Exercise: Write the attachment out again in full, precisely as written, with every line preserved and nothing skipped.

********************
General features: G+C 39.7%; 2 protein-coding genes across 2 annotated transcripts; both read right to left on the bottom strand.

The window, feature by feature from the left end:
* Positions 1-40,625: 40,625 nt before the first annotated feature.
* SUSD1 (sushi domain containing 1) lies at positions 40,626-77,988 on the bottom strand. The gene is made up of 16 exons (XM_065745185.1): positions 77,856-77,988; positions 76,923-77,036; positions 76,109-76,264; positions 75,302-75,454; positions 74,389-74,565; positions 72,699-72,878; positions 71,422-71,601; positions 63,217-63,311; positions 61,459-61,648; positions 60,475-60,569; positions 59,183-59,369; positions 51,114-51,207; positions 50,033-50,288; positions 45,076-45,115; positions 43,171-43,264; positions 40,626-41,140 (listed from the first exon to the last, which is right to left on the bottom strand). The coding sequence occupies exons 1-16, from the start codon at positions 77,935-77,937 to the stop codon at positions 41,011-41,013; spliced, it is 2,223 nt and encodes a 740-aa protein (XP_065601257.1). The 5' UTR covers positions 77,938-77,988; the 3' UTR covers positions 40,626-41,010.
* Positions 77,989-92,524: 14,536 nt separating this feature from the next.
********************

General features: G+C 39.7%; 2 protein-coding genes across 2 annotated transcripts; both read right to left on the bottom strand.

The window, feature by feature from the left end:
* Positions 1-40,625: 40,625 nt before the first annotated feature.
* SUSD1 (sushi domain containing 1) lies at positions 40,626-77,988 on the bottom strand. The gene is made up of 16 exons (XM_065745185.1): positions 77,856-77,988; positions 76,923-77,036; positions 76,109-76,264; positions 75,302-75,454; positions 74,389-74,565; positions 72,699-72,878; positions 71,422-71,601; positions 63,217-63,311; positions 61,459-61,648; positions 60,475-60,569; positions 59,183-59,369; positions 51,114-51,207; positions 50,033-50,288; positions 45,076-45,115; positions 43,171-43,264; positions 40,626-41,140 (listed from the first exon to the last, which is right to left on the bottom strand). The coding sequence occupies exons 1-16, from the start codon at positions 77,935-77,937 to the stop codon at positions 41,011-41,013; spliced, it is 2,223 nt and encodes a 740-aa protein (XP_065601257.1). The 5' UTR covers positions 77,938-77,988; the 3' UTR covers positions 40,626-41,010.
* Positions 77,989-92,524: 14,536 nt separating this feature from the next.